A fetal echocardiogram is a test done during pregnancy to evaluate the heart of an unborn baby. An echocardiogram can assess the function and structures of the heart. The test can help detect abnormalities of the heart before birth.
This information allows for earlier detection and for faster medical or surgical intervention, if necessary. A fetal echocardiogram is typically done in the second trimester, between 18 and 24 weeks.
How does a fetal echocardiogram work?
A fetal echocardiogram is an ultrasound test. The test uses soundwaves that “echo” off the structures of the unborn baby’s heart, to allow the doctors to see how the heart beats and if there are any abnormalities.
When is a fetal echocardiogram necessary?
If screening tests with your regular obstetrician detect possible abnormalities in the baby, then a fetal echocardiogram may be done. Other cases where a fetal echocardiogram may be recommended include:
A family history of congenital heart defects (present from birth).
A previous child in the family born with a heart condition
Mother who has taken medications that can cause heart defects
Mother with other medical conditions that can affect the baby’s development, such as diabetes, or lupus
Who performs the test?
An experienced sonographer or “ultrasound technician” will perform the test by obtaining the images. A pediatric cardiologist will then review the images and talk with you about the results, usually on the same day.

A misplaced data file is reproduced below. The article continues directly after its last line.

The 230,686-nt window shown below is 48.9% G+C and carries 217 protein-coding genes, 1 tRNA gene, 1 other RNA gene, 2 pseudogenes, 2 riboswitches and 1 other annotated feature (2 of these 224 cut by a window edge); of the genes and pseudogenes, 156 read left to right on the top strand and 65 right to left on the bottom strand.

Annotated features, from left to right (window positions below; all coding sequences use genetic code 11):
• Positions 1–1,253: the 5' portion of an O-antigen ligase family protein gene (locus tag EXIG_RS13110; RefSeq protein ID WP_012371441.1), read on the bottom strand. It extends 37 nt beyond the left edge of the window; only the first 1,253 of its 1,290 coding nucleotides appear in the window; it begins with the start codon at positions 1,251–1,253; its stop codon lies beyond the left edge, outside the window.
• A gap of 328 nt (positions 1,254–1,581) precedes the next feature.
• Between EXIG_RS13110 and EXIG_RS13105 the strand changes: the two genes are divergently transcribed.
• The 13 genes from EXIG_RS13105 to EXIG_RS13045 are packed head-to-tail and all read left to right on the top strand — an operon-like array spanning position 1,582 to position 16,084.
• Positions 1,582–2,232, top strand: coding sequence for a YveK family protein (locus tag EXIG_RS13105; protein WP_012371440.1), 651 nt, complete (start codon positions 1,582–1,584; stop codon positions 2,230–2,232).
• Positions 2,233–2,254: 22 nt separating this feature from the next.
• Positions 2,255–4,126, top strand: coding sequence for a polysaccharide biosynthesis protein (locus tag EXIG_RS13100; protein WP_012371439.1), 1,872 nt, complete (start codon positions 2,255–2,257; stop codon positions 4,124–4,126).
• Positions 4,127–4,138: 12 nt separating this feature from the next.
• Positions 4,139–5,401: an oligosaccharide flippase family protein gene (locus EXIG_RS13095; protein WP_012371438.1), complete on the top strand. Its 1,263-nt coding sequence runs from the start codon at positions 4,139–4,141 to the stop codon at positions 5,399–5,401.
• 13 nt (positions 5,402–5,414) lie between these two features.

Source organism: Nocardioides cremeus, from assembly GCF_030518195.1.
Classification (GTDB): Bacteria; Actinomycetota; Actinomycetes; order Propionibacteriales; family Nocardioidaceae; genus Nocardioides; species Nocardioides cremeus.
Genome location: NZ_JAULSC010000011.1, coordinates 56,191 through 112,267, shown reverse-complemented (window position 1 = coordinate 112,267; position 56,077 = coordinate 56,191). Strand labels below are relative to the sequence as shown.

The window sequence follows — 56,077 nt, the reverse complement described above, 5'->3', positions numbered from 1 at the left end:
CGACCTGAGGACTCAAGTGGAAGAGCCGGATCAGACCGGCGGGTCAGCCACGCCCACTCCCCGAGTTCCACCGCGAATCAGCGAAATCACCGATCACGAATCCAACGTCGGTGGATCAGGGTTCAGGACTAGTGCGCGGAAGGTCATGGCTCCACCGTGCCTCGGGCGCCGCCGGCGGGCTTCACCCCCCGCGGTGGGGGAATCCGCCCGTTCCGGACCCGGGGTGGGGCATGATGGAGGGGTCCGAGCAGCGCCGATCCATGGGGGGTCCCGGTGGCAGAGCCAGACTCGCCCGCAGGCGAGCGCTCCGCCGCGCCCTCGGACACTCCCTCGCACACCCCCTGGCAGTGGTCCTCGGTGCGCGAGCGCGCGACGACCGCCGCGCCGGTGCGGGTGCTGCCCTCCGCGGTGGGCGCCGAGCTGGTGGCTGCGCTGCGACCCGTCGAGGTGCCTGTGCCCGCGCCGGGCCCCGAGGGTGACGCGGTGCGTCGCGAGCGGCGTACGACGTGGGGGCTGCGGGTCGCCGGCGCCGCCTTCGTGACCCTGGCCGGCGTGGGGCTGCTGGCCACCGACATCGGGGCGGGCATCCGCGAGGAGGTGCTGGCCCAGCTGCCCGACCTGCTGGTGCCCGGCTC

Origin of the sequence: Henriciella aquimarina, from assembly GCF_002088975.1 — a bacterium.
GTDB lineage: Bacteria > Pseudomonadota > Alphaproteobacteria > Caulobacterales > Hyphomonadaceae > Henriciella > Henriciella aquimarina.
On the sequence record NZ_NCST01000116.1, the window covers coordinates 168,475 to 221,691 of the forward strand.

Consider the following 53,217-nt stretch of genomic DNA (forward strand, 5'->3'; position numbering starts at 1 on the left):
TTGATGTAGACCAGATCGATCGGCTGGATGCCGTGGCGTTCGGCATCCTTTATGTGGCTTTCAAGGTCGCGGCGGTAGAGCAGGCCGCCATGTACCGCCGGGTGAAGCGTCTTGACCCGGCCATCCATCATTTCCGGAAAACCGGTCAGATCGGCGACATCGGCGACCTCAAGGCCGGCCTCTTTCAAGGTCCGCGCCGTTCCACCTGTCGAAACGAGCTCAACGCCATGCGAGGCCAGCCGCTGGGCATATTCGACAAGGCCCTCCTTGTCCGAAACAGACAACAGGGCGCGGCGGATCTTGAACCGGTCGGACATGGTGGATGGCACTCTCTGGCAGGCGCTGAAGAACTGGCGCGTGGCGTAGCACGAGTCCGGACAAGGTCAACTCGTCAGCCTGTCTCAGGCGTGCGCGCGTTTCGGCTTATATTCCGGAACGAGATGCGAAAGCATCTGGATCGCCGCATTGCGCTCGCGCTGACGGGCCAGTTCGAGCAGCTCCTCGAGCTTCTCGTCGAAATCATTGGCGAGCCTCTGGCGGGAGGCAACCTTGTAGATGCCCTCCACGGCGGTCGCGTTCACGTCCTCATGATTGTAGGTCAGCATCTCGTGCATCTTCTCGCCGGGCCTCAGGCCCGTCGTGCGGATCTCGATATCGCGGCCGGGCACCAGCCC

What happens during the test?
Similar to an ultrasound, you will be asked to lie down and expose your abdomen . A special lubricating gel is applied to the skin by the sonographer. The gel helps to transmit soundwaves and also prevents friction between your skin and the ultrasound transducer (the device that sends and receives the soundwaves). The soundwaves are then reflected to build the images on a computer screen. You are able to watch the baby’s heart beat during the exam. The transducer is moved all over your abdomen to get many different angles of the baby’s heart. To look at all of the important parts of your baby’s heart development, the test usually takes an hour to perform and up to an hour to review the results. Total time expected for the visit should be about 2 hours.
What happens next?
If a heart defect is found, the cardiologist will work closely with the OB/GYN to monitor the health of both mother and baby. Our hospital has a dedicated team to support patients and families through the pregnancy, and after the birth, for all babies diagnosed with a possible heart problem.
Watch Knox’s story to hear about one family’s journey with congenital heart disease and for more information about the Heart Center at Nationwide Children’s Hospital, click here or follow #NCHheart on Twitter.
John P. Kovalchin, MD, is director of Echocardiography at The Heart Center at Nationwide Children's Hospital and a professor of pediatrics at The Ohio State University College of Medicine.
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